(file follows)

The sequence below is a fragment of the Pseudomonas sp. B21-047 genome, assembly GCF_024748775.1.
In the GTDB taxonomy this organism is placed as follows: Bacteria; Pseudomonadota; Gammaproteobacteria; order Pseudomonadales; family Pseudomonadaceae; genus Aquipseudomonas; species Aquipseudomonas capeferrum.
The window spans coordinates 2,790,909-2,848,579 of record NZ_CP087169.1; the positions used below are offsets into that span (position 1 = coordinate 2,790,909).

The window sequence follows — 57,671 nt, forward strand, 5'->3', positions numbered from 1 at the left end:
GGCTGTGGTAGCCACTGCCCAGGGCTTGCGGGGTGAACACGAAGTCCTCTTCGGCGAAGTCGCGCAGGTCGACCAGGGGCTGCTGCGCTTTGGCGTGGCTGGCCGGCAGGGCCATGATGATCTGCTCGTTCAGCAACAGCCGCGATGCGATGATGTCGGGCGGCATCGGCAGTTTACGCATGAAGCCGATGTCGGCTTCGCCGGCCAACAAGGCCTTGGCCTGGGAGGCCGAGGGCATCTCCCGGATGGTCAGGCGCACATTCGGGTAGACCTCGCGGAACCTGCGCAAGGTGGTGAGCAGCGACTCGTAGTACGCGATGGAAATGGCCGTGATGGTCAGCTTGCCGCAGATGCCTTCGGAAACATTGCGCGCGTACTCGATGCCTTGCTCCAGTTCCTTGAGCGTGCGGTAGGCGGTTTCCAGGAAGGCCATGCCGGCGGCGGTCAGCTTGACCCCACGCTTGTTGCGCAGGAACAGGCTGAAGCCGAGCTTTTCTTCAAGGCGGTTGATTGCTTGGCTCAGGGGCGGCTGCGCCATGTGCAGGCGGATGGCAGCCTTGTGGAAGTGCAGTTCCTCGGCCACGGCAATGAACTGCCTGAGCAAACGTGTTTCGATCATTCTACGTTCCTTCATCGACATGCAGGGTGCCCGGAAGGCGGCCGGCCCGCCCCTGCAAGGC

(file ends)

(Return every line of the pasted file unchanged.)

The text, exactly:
The sequence below is a fragment of the Pseudomonas sp. B21-047 genome, assembly GCF_024748775.1.
In the GTDB taxonomy this organism is placed as follows: Bacteria; Pseudomonadota; Gammaproteobacteria; order Pseudomonadales; family Pseudomonadaceae; genus Aquipseudomonas; species Aquipseudomonas capeferrum.
The window spans coordinates 2,790,909-2,848,579 of record NZ_CP087169.1; the positions used below are offsets into that span (position 1 = coordinate 2,790,909).

The window sequence follows — 57,671 nt, forward strand, 5'->3', positions numbered from 1 at the left end:
GGCTGTGGTAGCCACTGCCCAGGGCTTGCGGGGTGAACACGAAGTCCTCTTCGGCGAAGTCGCGCAGGTCGACCAGGGGCTGCTGCGCTTTGGCGTGGCTGGCCGGCAGGGCCATGATGATCTGCTCGTTCAGCAACAGCCGCGATGCGATGATGTCGGGCGGCATCGGCAGTTTACGCATGAAGCCGATGTCGGCTTCGCCGGCCAACAAGGCCTTGGCCTGGGAGGCCGAGGGCATCTCCCGGATGGTCAGGCGCACATTCGGGTAGACCTCGCGGAACCTGCGCAAGGTGGTGAGCAGCGACTCGTAGTACGCGATGGAAATGGCCGTGATGGTCAGCTTGCCGCAGATGCCTTCGGAAACATTGCGCGCGTACTCGATGCCTTGCTCCAGTTCCTTGAGCGTGCGGTAGGCGGTTTCCAGGAAGGCCATGCCGGCGGCGGTCAGCTTGACCCCACGCTTGTTGCGCAGGAACAGGCTGAAGCCGAGCTTTTCTTCAAGGCGGTTGATTGCTTGGCTCAGGGGCGGCTGCGCCATGTGCAGGCGGATGGCAGCCTTGTGGAAGTGCAGTTCCTCGGCCACGGCAATGAACTGCCTGAGCAAACGTGTTTCGATCATTCTACGTTCCTTCATCGACATGCAGGGTGCCCGGAAGGCGGCCGGCCCGCCCCTGCAAGGC